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Protectionism will hinder Australia's economic transition


​As Australia is attempting one of its most significant economic transitions with its ambitious free trade plans, a wave of protectionism in domestic politics however is threatening the agenda.

As Australia is attempting one of its most significant economic transitions with its ambitious free trade plans, a wave of protectionism in domestic politics however is threatening the agenda.

Protectionist attitudes are not just against free trade, but the free flow of capital needed to boost underutilized sectors of Australia's economy, such as agriculture which is on the cusp of a upswing to service Asia's rising middle class.

Battling those attitudes, Australia on Wednesday released findings showing foreign investors hold just 13.6 percent of all agricultural land, principally held by the United Kingdom, to help combat the protectionist attitudes.

"It helps us to make the case because around the world today - and there are elements of this here in Australia - there is a longing to pull the head under the (blanket)," Australian Treasurer Scott Morrison told local broadcaster Sky News.

"With more than three trillion (Australian dollars) worth of foreign investment in Australia today, we cannot afford to risk our economic future by engaging in protectionism."

Foreign investors, generally speaking, are the biggest advocates for free trade as they still have to pay the import tariff in their home market. 


This is leading to an export war with emerging markets. High global production is pressuring farm-gate prices. When coupled with depressed freight rates, Australia is beginning to loose its natural advantage to service the Asian region for its clean, quality produce.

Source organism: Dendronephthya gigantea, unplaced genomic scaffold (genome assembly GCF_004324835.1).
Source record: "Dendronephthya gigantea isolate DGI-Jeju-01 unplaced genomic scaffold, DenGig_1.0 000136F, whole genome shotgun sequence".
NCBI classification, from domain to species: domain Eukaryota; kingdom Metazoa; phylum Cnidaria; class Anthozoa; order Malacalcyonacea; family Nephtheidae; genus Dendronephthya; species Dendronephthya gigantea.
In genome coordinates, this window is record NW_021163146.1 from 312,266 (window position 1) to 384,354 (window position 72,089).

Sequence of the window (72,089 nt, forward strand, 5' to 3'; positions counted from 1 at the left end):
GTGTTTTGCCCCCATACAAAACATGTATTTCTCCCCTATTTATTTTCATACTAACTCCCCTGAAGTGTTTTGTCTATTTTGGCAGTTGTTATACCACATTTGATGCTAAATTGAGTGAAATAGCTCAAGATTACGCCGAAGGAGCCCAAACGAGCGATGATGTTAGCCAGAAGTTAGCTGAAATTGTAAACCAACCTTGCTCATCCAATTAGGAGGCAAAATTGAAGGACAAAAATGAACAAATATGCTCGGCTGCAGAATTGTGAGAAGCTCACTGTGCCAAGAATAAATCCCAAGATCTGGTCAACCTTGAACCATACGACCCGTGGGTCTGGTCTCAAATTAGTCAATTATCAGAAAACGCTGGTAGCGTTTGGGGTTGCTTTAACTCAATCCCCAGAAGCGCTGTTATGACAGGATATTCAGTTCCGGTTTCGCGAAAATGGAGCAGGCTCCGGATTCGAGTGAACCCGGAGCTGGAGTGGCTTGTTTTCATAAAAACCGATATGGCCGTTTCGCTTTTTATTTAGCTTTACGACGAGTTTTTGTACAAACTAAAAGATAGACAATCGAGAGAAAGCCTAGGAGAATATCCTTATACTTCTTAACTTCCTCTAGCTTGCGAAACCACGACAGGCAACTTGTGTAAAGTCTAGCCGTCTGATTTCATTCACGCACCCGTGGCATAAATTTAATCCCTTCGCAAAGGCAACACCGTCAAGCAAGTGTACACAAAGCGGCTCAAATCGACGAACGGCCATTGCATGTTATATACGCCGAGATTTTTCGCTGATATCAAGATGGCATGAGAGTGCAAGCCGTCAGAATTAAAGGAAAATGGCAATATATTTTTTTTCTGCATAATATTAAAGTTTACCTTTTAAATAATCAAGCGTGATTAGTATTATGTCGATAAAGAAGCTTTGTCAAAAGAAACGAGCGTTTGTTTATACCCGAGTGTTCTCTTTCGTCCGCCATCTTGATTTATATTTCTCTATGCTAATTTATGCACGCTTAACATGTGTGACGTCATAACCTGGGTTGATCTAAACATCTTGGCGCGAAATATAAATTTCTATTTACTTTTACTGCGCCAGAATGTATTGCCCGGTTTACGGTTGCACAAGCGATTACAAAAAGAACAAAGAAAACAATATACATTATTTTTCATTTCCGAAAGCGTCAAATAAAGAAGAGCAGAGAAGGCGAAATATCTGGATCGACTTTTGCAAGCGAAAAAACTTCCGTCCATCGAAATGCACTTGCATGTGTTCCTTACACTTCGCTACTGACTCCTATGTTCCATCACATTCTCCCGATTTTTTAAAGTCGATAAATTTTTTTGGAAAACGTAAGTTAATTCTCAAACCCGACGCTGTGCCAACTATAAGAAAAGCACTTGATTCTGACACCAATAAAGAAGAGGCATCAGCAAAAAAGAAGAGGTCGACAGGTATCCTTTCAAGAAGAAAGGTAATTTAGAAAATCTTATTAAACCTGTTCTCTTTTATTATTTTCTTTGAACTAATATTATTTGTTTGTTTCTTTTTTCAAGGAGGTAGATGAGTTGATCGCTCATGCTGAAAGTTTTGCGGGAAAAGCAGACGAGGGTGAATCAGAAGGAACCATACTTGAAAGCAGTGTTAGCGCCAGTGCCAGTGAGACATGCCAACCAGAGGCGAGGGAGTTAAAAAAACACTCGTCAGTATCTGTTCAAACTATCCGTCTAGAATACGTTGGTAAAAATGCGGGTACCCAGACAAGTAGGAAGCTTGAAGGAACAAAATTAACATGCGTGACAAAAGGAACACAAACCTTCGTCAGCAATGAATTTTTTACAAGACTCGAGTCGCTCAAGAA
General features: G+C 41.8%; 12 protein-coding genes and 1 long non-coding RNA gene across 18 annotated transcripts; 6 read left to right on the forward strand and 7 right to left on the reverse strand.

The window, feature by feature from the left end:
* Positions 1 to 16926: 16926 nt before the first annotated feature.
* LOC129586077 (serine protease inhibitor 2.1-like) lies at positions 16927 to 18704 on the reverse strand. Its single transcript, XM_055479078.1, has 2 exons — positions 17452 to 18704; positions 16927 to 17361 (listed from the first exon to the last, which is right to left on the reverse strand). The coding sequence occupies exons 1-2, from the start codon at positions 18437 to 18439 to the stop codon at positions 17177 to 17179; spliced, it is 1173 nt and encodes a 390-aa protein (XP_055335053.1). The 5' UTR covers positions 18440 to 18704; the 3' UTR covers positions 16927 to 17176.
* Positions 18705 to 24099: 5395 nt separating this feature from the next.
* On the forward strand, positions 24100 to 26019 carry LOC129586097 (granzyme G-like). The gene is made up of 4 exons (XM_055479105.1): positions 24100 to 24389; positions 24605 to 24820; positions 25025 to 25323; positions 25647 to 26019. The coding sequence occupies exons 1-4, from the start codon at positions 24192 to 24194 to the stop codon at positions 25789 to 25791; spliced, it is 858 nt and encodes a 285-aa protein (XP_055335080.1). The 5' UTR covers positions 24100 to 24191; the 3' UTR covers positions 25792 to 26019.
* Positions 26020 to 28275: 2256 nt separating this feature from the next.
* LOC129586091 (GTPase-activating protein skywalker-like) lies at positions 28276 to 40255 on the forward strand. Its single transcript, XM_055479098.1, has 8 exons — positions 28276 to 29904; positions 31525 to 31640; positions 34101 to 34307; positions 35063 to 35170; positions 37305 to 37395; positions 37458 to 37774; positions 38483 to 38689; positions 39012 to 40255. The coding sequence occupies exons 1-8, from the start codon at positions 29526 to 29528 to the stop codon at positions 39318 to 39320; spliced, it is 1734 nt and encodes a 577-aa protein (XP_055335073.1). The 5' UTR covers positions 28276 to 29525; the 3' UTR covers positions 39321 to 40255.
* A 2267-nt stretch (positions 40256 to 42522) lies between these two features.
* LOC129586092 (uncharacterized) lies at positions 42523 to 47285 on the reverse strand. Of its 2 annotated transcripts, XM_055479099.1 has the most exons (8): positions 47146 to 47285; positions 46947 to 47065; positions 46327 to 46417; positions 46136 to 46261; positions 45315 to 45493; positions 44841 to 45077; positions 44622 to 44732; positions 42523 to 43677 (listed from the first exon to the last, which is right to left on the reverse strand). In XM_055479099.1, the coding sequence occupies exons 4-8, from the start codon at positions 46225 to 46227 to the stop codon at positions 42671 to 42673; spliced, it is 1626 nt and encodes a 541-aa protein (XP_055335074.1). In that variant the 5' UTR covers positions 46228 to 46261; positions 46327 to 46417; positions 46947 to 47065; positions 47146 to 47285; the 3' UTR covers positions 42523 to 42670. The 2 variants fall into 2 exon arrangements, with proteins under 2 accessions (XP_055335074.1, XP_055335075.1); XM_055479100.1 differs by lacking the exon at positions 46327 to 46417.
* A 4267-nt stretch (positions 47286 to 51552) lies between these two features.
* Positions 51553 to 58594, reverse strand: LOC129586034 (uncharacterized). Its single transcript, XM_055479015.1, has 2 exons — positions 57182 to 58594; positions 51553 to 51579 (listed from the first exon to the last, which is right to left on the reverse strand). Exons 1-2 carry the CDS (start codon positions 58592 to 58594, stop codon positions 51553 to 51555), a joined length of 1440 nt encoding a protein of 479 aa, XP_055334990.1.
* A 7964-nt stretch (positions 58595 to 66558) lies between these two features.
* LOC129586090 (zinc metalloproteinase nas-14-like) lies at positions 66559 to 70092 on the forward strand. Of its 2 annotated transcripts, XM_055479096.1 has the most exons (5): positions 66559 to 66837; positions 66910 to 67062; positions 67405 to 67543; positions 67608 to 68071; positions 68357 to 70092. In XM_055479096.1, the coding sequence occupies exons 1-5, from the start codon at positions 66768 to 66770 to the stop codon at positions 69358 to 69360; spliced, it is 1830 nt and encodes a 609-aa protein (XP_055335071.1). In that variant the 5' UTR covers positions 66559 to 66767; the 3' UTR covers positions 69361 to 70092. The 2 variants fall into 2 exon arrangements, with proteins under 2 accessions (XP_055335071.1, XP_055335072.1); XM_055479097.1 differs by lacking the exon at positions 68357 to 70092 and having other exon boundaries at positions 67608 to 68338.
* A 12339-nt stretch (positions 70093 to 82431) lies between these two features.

A report commissioned by the Australia-China Relations Institute (ACRI) showed Australia's beef exports to China had surged 13-fold between 2011 and 2014 to be its fourth largest export market, however in fiscal 2015, exports to China fell by 28 percent.

The drop in Chinese imports is largely due to changing appetites and Australian beef producers restocking following a high slaughter rate due to a prolonged drought, but the dip is allowing new entrant Brazil to challenge Australia's dominance.

The export war however is throughout Asia as more markets capitalize on the effects of a more globalized world.

Global movements of all agricultural products have increased as the trend toward more free trade continues, increasing competition and forcing producers to become more efficient in a bid to improve the cost to yield ratio.

Australia however will always remain a high cost produce due to domestic environmental laws ensuring its clean, green image.

"We're at the height of what we can feasibly produce with current technologies," Mecardo analyst Andrew Whitelaw, using grains as an example, told Xinhua.

Eurasian, South American and African agriculture producers are highly undeveloped to the standards of Australia. Should they receive the right technology, investment and management, they too will further add to global production, weighing prices, and outcompete Australia on cost, Whitelaw said. 


Australia's relevant strength however relies on its skilled expertise in innovative science and technology, and then selling that to the world's biggest markets.

But should the protectionist forces continue, the country would not leverage its preferential access for its high value technical exports.

Companies won't reinvest or innovate to come up with the next technological revolution unless there is an incentive, such as an open economy where those who invest in research can reap the benefits.

"The simple fact is we cannot allow a situation to arise where protectionism erodes our future standard of living and our future prosperity," Australia's Trade Minister Steven Ciobo said after meeting with U.K. officials to further FTA talks, after describing pro-protectionists as the equivalent of those against vaccinations.   


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